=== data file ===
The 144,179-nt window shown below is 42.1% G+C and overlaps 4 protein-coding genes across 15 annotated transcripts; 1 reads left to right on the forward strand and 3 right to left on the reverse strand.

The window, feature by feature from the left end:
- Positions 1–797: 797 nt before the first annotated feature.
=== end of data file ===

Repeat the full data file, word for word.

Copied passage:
The 144,179-nt window shown below is 42.1% G+C and overlaps 4 protein-coding genes across 15 annotated transcripts; 1 reads left to right on the forward strand and 3 right to left on the reverse strand.

The window, feature by feature from the left end:
- Positions 1–797: 797 nt before the first annotated feature.